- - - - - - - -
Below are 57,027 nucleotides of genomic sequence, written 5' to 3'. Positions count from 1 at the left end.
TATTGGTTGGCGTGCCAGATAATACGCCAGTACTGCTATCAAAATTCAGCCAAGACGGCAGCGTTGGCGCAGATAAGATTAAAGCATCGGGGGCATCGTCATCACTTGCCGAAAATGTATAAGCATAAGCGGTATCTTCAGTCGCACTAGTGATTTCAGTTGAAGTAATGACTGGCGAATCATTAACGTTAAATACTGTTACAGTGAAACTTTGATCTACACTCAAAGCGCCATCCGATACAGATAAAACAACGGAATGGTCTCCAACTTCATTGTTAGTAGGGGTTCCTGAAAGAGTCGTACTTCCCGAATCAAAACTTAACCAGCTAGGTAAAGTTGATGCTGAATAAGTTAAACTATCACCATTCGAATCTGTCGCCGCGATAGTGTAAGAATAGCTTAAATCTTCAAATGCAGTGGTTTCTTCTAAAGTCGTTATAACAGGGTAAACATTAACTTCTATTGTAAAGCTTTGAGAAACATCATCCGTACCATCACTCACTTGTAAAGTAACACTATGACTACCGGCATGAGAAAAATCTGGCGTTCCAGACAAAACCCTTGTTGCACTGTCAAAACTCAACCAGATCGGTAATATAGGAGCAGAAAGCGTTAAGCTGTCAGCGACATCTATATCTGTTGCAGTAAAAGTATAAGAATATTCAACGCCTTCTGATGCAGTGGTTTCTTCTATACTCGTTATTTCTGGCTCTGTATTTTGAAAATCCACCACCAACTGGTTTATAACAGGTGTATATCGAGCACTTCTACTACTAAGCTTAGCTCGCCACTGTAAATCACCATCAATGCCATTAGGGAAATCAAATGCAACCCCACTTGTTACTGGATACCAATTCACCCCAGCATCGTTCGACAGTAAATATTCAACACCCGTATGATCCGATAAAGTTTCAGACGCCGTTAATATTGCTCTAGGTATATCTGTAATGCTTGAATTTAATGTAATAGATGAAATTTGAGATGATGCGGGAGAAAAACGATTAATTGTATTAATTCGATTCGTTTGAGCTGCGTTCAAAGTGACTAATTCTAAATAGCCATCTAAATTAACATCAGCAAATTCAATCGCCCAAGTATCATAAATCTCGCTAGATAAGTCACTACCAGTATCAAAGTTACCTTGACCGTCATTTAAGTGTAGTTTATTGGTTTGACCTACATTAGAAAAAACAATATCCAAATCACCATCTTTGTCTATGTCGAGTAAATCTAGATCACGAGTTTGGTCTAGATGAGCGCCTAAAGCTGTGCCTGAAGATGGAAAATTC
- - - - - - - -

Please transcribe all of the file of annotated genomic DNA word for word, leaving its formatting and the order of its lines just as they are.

Below are 57,027 nucleotides of genomic sequence, written 5' to 3'. Positions count from 1 at the left end.
TATTGGTTGGCGTGCCAGATAATACGCCAGTACTGCTATCAAAATTCAGCCAAGACGGCAGCGTTGGCGCAGATAAGATTAAAGCATCGGGGGCATCGTCATCACTTGCCGAAAATGTATAAGCATAAGCGGTATCTTCAGTCGCACTAGTGATTTCAGTTGAAGTAATGACTGGCGAATCATTAACGTTAAATACTGTTACAGTGAAACTTTGATCTACACTCAAAGCGCCATCCGATACAGATAAAACAACGGAATGGTCTCCAACTTCATTGTTAGTAGGGGTTCCTGAAAGAGTCGTACTTCCCGAATCAAAACTTAACCAGCTAGGTAAAGTTGATGCTGAATAAGTTAAACTATCACCATTCGAATCTGTCGCCGCGATAGTGTAAGAATAGCTTAAATCTTCAAATGCAGTGGTTTCTTCTAAAGTCGTTATAACAGGGTAAACATTAACTTCTATTGTAAAGCTTTGAGAAACATCATCCGTACCATCACTCACTTGTAAAGTAACACTATGACTACCGGCATGAGAAAAATCTGGCGTTCCAGACAAAACCCTTGTTGCACTGTCAAAACTCAACCAGATCGGTAATATAGGAGCAGAAAGCGTTAAGCTGTCAGCGACATCTATATCTGTTGCAGTAAAAGTATAAGAATATTCAACGCCTTCTGATGCAGTGGTTTCTTCTATACTCGTTATTTCTGGCTCTGTATTTTGAAAATCCACCACCAACTGGTTTATAACAGGTGTATATCGAGCACTTCTACTACTAAGCTTAGCTCGCCACTGTAAATCACCATCAATGCCATTAGGGAAATCAAATGCAACCCCACTTGTTACTGGATACCAATTCACCCCAGCATCGTTCGACAGTAAATATTCAACACCCGTATGATCCGATAAAGTTTCAGACGCCGTTAATATTGCTCTAGGTATATCTGTAATGCTTGAATTTAATGTAATAGATGAAATTTGAGATGATGCGGGAGAAAAACGATTAATTGTATTAATTCGATTCGTTTGAGCTGCGTTCAAAGTGACTAATTCTAAATAGCCATCTAAATTAACATCAGCAAATTCAATCGCCCAAGTATCATAAATCTCGCTAGATAAGTCACTACCAGTATCAAAGTTACCTTGACCGTCATTTAAGTGTAGTTTATTGGTTTGACCTACATTAGAAAAAACAATATCCAAATCACCATCTTTGTCTATGTCGAGTAAATCTAGATCACGAGTTTGGTCTAGATGAGCGCCTAAAGCTGTGCCTGAAGATGGAAAATTC